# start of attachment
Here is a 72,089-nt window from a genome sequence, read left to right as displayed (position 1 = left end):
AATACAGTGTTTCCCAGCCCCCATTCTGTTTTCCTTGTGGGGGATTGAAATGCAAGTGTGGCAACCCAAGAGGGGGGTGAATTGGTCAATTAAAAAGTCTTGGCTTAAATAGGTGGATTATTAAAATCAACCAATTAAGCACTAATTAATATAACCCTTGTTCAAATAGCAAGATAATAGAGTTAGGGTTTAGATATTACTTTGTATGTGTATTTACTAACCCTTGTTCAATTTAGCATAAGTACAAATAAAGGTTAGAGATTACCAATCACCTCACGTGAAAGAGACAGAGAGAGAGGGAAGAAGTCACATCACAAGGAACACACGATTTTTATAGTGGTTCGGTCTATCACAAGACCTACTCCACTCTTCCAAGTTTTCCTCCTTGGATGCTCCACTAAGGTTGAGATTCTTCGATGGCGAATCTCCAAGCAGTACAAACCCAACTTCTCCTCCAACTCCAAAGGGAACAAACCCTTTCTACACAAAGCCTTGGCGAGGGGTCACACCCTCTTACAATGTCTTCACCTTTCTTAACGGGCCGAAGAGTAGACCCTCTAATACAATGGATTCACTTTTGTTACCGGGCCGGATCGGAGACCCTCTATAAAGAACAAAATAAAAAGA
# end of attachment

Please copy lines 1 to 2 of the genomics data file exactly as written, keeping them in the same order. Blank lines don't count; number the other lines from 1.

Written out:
Here is a 72,089-nt window from a genome sequence, read left to right as displayed (position 1 = left end):
AATACAGTGTTTCCCAGCCCCCATTCTGTTTTCCTTGTGGGGGATTGAAATGCAAGTGTGGCAACCCAAGAGGGGGGTGAATTGGTCAATTAAAAAGTCTTGGCTTAAATAGGTGGATTATTAAAATCAACCAATTAAGCACTAATTAATATAACCCTTGTTCAAATAGCAAGATAATAGAGTTAGGGTTTAGATATTACTTTGTATGTGTATTTACTAACCCTTGTTCAATTTAGCATAAGTACAAATAAAGGTTAGAGATTACCAATCACCTCACGTGAAAGAGACAGAGAGAGAGGGAAGAAGTCACATCACAAGGAACACACGATTTTTATAGTGGTTCGGTCTATCACAAGACCTACTCCACTCTTCCAAGTTTTCCTCCTTGGATGCTCCACTAAGGTTGAGATTCTTCGATGGCGAATCTCCAAGCAGTACAAACCCAACTTCTCCTCCAACTCCAAAGGGAACAAACCCTTTCTACACAAAGCCTTGGCGAGGGGTCACACCCTCTTACAATGTCTTCACCTTTCTTAACGGGCCGAAGAGTAGACCCTCTAATACAATGGATTCACTTTTGTTACCGGGCCGGATCGGAGACCCTCTATAAAGAACAAAATAAAAAGA